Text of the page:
I had many venial and vaguely mortal sins, I'm sure, of the usual sort. I confess freely to being unexceptional in both my virtues and vices. I was part of a cohort school over the network lines and did student activities at whatever port we found, with whomever else was around at that working station. I had friends that I saw with the drifting regularity of work on the platforms, where our parents' boats washed ashore. I recall my only real fight, when I was thirteen and we were in Hokkaido. At a public park, I got in a fight with a little Japanese boy whose only crime had been speaking with an accent at me, to tease me. I spit on him. He took a swing, but it glanced off me, the larger boy. I bloodied his nose and didn't stop hitting him until he outran me, crying for his mother away down the street. I don't remember any consequences for that sinful deed. I returned home to the boat, and washed my hands. I was alone, and made a cup of tea. I hid my bruised hands and never spoke about it to my mother or father.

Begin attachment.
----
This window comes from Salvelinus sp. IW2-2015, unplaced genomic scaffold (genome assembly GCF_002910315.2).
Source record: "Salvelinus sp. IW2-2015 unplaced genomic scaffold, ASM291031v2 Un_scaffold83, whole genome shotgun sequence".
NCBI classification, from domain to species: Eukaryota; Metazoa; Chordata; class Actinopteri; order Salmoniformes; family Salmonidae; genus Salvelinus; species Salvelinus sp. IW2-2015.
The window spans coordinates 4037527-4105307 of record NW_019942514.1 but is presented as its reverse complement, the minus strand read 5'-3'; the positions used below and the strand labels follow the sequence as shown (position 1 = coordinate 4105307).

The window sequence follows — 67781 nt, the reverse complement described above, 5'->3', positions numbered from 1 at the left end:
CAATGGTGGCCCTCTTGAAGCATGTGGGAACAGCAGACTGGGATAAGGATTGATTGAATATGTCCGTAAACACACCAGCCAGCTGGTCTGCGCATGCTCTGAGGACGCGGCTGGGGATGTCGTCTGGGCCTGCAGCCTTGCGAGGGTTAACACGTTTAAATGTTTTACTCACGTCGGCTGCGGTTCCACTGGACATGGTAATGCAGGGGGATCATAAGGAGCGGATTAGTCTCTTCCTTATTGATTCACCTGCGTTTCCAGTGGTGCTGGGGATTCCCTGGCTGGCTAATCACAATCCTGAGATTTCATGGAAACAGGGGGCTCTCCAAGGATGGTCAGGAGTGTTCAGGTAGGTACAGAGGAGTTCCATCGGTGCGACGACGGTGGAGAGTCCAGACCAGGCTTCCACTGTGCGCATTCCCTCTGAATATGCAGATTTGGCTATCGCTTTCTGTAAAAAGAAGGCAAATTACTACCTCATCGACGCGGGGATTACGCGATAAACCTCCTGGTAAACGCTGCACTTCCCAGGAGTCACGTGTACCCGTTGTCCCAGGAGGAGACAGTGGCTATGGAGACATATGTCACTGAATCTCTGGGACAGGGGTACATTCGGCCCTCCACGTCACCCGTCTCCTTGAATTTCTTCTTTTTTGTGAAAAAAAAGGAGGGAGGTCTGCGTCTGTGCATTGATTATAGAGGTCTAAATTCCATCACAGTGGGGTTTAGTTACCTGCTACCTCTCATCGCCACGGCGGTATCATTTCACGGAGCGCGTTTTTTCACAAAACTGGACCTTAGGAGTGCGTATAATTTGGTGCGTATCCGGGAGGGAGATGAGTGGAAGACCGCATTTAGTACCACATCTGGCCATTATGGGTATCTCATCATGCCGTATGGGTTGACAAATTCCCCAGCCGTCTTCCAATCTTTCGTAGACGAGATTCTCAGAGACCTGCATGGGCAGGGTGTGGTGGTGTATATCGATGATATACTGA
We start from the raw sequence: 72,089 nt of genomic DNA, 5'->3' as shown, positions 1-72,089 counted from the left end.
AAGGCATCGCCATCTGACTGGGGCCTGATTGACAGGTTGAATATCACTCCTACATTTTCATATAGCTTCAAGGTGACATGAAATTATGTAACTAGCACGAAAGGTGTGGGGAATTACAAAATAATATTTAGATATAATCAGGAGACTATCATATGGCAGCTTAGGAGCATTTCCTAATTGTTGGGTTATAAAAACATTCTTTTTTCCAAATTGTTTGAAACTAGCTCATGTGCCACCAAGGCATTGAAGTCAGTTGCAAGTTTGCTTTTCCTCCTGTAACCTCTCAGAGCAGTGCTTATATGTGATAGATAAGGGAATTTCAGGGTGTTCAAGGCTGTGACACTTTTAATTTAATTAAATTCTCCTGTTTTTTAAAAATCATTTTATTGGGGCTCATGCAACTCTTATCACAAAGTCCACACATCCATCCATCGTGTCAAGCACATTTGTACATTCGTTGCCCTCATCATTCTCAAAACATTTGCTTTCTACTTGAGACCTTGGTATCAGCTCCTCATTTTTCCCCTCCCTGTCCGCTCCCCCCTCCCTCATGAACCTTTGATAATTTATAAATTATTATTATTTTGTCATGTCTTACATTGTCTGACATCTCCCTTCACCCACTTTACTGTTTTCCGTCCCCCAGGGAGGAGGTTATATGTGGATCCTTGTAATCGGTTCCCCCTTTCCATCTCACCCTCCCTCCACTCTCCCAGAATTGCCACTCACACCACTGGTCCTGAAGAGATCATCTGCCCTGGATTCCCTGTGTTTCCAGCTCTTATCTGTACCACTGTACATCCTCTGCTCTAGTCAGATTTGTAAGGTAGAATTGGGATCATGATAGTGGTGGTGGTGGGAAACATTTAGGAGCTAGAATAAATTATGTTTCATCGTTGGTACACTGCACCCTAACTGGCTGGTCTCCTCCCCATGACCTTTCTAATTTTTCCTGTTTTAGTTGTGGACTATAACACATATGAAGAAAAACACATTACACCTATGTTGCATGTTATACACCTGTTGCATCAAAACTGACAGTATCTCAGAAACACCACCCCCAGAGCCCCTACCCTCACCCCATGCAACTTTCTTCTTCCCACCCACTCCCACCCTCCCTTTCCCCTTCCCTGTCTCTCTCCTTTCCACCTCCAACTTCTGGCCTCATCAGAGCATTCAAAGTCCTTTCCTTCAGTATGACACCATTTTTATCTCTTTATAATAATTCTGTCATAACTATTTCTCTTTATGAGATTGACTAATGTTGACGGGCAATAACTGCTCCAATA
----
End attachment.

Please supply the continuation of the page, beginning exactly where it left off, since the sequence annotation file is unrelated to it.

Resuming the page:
I stumbled into military service, in part, because I could not think of anything else to do upon matriculation in a position that would liberate me from my parents' boat. I did not wish to be a passing contractor technician, mining or recycling or tinkering in one place or another until the resource dried up, where all the oceans looked like the same ocean, and the whole world was rolling in waves beneath my bed. I joined the military and tested well enough, but not too well, and managed to secure a place as an astro-navigation specialist at the War College outside of San Antonio. I was to be a pilot and navigator of starships as far from my mother's boat as I could possibly be in the solar system. Perhaps it was sinful not to honor my father and mother, but it did not feel sinful. They were proud of me and encouraged me to go find my fortune in the stars, and to make something of myself in the colonies. Part of me would always remain behind, after all, on that side of the ansible, and that version of myself could worry about honoring them. I have tried to keep in touch with my mother and father, though our dwindling letters have little bearing on my life. I mourn the space between us because there is so little to discuss now. I do not consider gently falling out of touch with them to be a sin.